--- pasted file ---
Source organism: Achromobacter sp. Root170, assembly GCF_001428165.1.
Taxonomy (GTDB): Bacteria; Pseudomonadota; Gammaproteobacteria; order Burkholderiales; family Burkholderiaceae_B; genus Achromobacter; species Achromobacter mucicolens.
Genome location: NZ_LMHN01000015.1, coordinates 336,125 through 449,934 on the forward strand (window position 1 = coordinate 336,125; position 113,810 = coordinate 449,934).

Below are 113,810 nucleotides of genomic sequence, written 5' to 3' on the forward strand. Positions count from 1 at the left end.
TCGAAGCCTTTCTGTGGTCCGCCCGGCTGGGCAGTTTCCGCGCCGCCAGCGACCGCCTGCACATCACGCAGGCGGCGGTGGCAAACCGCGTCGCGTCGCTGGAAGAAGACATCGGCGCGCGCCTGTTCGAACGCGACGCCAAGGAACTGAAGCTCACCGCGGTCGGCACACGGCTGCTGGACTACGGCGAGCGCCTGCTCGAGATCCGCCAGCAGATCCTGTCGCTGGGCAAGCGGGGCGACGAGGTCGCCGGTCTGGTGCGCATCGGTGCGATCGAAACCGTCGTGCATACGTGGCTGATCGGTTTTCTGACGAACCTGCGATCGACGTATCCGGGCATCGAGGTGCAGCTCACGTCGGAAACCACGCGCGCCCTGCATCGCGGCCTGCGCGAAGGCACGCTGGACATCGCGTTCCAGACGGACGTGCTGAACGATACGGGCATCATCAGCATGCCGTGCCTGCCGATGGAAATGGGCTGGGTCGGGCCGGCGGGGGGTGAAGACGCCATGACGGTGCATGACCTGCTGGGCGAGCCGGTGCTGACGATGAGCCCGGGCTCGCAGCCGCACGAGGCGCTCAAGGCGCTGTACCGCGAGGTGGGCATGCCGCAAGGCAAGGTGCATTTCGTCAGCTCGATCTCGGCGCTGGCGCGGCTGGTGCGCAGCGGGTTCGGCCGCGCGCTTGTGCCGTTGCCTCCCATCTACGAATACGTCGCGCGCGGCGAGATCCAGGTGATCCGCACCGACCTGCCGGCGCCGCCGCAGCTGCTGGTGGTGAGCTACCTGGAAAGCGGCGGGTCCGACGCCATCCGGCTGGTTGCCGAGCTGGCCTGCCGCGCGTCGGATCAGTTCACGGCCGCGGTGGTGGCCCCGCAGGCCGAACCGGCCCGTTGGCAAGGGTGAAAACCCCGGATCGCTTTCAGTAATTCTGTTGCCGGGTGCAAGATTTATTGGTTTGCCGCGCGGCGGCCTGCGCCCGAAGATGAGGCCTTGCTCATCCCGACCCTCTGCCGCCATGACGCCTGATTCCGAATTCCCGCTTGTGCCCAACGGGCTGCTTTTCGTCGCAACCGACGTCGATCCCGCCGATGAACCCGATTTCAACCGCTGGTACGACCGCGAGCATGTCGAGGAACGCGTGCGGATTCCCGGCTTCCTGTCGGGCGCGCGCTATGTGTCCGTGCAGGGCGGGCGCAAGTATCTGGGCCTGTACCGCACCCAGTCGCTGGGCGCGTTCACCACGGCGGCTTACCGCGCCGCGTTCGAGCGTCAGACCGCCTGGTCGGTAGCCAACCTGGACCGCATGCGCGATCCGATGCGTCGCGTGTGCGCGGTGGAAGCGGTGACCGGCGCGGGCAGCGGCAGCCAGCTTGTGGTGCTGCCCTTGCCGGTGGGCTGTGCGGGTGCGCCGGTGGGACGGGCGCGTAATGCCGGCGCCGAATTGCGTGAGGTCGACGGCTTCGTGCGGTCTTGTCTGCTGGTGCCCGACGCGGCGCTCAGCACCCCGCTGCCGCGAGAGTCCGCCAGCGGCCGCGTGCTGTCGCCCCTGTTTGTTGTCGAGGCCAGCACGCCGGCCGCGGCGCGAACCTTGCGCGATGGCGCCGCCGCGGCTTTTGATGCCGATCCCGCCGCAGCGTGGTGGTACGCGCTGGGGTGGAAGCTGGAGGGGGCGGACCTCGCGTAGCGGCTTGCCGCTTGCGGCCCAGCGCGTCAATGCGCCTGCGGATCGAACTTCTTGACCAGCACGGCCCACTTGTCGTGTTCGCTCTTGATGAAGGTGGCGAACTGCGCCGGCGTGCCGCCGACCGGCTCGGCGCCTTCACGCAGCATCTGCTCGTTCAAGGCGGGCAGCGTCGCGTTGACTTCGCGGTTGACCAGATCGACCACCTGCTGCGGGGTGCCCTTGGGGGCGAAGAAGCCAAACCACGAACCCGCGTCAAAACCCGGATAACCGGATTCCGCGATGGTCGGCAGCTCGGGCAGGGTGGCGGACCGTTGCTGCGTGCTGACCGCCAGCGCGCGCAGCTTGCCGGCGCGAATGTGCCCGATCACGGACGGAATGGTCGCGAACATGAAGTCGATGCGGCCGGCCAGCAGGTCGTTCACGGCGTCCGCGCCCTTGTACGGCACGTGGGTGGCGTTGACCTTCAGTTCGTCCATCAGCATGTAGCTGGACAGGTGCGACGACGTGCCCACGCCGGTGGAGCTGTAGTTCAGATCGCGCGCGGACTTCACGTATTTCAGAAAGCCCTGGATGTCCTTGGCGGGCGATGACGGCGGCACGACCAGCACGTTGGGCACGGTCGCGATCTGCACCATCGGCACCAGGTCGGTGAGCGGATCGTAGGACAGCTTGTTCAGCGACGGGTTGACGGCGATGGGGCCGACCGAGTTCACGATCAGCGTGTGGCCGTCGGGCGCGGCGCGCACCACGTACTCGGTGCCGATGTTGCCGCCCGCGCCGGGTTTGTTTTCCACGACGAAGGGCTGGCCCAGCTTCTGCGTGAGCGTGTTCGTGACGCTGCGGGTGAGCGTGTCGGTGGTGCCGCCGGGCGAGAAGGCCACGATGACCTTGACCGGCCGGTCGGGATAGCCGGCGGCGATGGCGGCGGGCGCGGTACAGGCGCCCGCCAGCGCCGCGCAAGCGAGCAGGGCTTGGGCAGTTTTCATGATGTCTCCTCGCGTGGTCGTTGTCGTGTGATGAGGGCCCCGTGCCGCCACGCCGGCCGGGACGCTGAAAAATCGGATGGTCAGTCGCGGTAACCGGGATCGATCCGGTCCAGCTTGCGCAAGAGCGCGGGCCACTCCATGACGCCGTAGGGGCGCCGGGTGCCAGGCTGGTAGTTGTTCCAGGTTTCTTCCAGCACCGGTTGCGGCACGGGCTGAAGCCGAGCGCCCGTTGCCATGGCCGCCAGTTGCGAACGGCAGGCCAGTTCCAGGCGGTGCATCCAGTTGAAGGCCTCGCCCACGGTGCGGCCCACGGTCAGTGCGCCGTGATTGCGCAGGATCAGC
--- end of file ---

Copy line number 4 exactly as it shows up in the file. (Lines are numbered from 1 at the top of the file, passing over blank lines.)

Below are 113,810 nucleotides of genomic sequence, written 5' to 3' on the forward strand. Positions count from 1 at the left end.